After a gap of ten years from the inaugural tournament held in Australia it was 1998 before the ICC decided to make the event a biennial competition, with South Africa chosen as the host nation. It was appropriate that South Africa should host the event as they were unable to participate in Australia owing to their exile from Test cricket at that time.

This time the event had sixteen teams participating with seven Associate countries joining the nine Test nations. Denmark, Ireland and Scotland had travelled to Bermuda the previous year and qualified for the main event. The sixteen teams were seeded into four groups of four and after the round robin stage with each team playing the others once the top two teams went on into two the super leagues and the bottom two went into the consolation Plate competition. After the completion of these stages finals were held between the winners of each league to determine the winners of each competition.

The Ireland squad at 1998 Under 19 World CupIn the preliminary rounds Denmark and Ireland were in the same Bradman Pool along with Pakistan and Sri Lanka and both sides met in the first round of matches with Denmark coming out on top by 2 wickets to reverse the defeat they had received in Bermuda the previous year. Ireland batting first posted a score of 160 all out thanks to Brian Dunlop scoring 57. In reply an all round team effort saw the Danes reach their target with 9 balls to spare. This was the only success for either team at this stage as they were no match for either of the Asian teams with Pakistan having Saeed Anwar, Abdul Razzak and Shoaib Malik in their ranks winning all three matches to top the group to qualify with Sri Lanka for the later stages.

Photo at right: The Ireland squad that took part in the 1998 Under 19 World Cup.

Scotland in the Gavaskar Pool fared little better against South Africa, who had Jon Kent, who became an overseas player for them in 2003 and 2004 in their side along with Jacques Rudolph losing by 8 wickets. They also went down to similar defeats against India who had Virendar Sehwag and Harbhajan Singh playing and Kenya.

In the Sobers Pool England captained by Owais Shah, New Zealand who had Regan West later to become professional at Bangor in their side, and Bangladesh all won two matches to finish level on points but Bangladesh lost out on run rate. Whilst in the Cowdrey Pool Australia with James Hopes included in the squad won all their matches to qualify with Zimbabwe for the super league. The West Indies finished third having arrived in South Africa with seven players who contravened the tournament age restrictions.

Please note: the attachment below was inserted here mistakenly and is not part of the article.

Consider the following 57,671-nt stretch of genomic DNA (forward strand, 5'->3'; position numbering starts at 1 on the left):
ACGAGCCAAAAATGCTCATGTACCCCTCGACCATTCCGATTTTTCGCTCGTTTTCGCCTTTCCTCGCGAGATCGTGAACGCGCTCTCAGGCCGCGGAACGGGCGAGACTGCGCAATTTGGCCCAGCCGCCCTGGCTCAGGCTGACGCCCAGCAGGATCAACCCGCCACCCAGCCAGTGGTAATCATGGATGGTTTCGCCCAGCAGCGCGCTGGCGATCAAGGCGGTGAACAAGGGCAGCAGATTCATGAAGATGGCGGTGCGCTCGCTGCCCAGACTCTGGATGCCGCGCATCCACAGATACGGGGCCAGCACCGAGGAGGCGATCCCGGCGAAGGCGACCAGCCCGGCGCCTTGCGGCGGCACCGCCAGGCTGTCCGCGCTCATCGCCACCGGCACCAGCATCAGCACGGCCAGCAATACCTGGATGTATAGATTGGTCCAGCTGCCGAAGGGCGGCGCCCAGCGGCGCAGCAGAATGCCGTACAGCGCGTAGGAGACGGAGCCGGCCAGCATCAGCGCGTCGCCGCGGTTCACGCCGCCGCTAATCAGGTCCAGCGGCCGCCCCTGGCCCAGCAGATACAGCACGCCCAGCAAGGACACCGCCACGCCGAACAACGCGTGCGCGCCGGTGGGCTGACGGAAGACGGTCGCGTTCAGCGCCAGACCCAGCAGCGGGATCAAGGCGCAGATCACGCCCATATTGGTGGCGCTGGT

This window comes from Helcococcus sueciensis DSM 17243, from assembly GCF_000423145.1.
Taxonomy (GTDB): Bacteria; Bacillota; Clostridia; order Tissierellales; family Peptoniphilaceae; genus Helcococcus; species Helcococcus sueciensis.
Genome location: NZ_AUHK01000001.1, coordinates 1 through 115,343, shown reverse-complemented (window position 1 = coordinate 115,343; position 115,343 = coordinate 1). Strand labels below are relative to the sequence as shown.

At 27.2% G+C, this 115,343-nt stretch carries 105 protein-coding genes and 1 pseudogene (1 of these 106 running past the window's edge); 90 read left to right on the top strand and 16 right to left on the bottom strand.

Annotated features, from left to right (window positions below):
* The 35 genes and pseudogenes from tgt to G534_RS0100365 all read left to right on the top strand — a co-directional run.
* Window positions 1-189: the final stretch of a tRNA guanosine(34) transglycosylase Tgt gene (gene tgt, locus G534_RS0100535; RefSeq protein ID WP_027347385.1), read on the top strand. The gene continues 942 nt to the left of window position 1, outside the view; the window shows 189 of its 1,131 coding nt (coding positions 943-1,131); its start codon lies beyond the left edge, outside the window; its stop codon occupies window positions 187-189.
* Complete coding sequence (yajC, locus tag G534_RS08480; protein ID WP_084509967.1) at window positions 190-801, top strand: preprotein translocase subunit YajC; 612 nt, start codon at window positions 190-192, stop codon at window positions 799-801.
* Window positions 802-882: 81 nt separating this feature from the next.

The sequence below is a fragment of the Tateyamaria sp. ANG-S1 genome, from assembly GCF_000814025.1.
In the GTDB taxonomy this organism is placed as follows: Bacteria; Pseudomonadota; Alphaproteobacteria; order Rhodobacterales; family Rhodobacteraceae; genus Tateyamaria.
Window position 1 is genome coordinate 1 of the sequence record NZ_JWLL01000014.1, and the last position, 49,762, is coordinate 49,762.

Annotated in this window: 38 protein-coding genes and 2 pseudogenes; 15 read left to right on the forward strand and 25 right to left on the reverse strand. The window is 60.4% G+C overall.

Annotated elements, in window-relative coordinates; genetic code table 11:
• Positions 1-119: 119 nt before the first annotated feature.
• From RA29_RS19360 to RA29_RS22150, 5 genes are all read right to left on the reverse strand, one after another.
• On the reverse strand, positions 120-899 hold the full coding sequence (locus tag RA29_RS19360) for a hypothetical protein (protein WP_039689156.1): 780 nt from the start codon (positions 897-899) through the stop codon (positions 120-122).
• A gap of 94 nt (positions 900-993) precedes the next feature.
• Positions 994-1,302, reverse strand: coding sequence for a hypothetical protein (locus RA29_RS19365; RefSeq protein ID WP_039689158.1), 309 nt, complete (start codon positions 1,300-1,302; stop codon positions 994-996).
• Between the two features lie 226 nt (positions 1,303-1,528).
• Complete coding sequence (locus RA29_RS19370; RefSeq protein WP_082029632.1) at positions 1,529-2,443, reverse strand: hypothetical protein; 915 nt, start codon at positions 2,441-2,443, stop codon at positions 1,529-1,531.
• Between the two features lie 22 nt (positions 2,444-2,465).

Once the Super League stages commenced the excitement and the crowds rose. New Zealand, South Africa and Sri Lanka finished with four points each in the Pollock Pool and New Zealand went through on net run rate. It was a similar situation in the d'Oliveira Pool where England thanks to victory over Australia in their final match qualified on run rate at the expense of the Aussies and India.

In the final played at the Wanderers Stadium in Johannesburg New Zealand won the toss and elected to bat scoring 241 in their fifty over allocation with James Franklin top scoring with 56 and Regan West chipping in with an unbeaten 13 at the end. In reply Stephen Peters scored 107 and Owais Shah 54 as they won by 7 wickets and with 4 overs to spare.

Ireland during one of their matches at Willowfield Park, BenoniIn the Plate Competition Ireland met Papua New Guinea, Bangladesh and Kenya and recorded their first victory when they defeated PNG by 6 wickets at the Lenasia Stadium in Johannesburg; PNG were restricted to 118 all out thanks to Keith Spelman taking 5 for 16 and the Irish knocked off the runs in just under 30 overs with Jon Bushe run out on 48 and Carl Hosford unbeaten on 33. However they went down by 3 wickets to Bangladesh after scoring 169 with Ed Joyce top scoring with an unbeaten 67 and by 4 wickets to Kenya. Bangladesh topped the group winning all three matches and progressed to the final.

Photo at right: Ireland during one of their matches at Willowfield Park, Benoni.

In the Proctor Pool Scotland, and Denmark met Namibia and the West Indies. Scotland also recorded their first victory when the defeated Namibia in their first match by 156 runs. They closed on 244 thanks to an unbeaten 128 from Greg Butchart and Namibia could only score 88 in reply with John Blain taking 3 for 19 and Ross Mitchinson 3 for 8. They then went on to meet Denmark winning by 82 runs to set up a section decider against the West Indies however the Caribbean side with Chris Gayle, Ryan Hinds, Ramnaresh Sarwan and Marlon Samuels won by 5 wickets and over 12 overs to spare. Denmark finished third in the group after defeating comprehensively Namibia by 226 runs. Batting first they amassed 305 for 5 wickets with Christiansen unbeaten on 90 and a half century from Jesper Hansen. In reply Christiansen with four wickets and Thomas Neilsen with three restricted Namibia to 79.

In the Plate Final the West Indies, despite an unbeaten 141 from Chris Gayle in their total of 243 for 5, were defeated by Bangladesh by 6 wickets with Al Sahariar making an unbeaten 90.